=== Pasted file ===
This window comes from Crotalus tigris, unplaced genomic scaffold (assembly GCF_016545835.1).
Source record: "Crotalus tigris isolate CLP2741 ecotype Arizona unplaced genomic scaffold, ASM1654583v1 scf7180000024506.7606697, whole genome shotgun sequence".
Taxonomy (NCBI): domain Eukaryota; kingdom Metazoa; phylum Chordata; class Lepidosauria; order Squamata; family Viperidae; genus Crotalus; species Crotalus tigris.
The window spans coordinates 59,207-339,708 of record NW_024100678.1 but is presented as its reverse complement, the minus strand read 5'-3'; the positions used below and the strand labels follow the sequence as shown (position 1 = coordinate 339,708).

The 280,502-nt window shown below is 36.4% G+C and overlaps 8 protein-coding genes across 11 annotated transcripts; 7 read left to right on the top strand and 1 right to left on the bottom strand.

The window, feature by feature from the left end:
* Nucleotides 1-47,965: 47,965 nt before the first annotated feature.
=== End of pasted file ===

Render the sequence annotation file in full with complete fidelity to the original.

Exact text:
This window comes from Crotalus tigris, unplaced genomic scaffold (assembly GCF_016545835.1).
Source record: "Crotalus tigris isolate CLP2741 ecotype Arizona unplaced genomic scaffold, ASM1654583v1 scf7180000024506.7606697, whole genome shotgun sequence".
Taxonomy (NCBI): domain Eukaryota; kingdom Metazoa; phylum Chordata; class Lepidosauria; order Squamata; family Viperidae; genus Crotalus; species Crotalus tigris.
The window spans coordinates 59,207-339,708 of record NW_024100678.1 but is presented as its reverse complement, the minus strand read 5'-3'; the positions used below and the strand labels follow the sequence as shown (position 1 = coordinate 339,708).

The 280,502-nt window shown below is 36.4% G+C and overlaps 8 protein-coding genes across 11 annotated transcripts; 7 read left to right on the top strand and 1 right to left on the bottom strand.

The window, feature by feature from the left end:
* Nucleotides 1-47,965: 47,965 nt before the first annotated feature.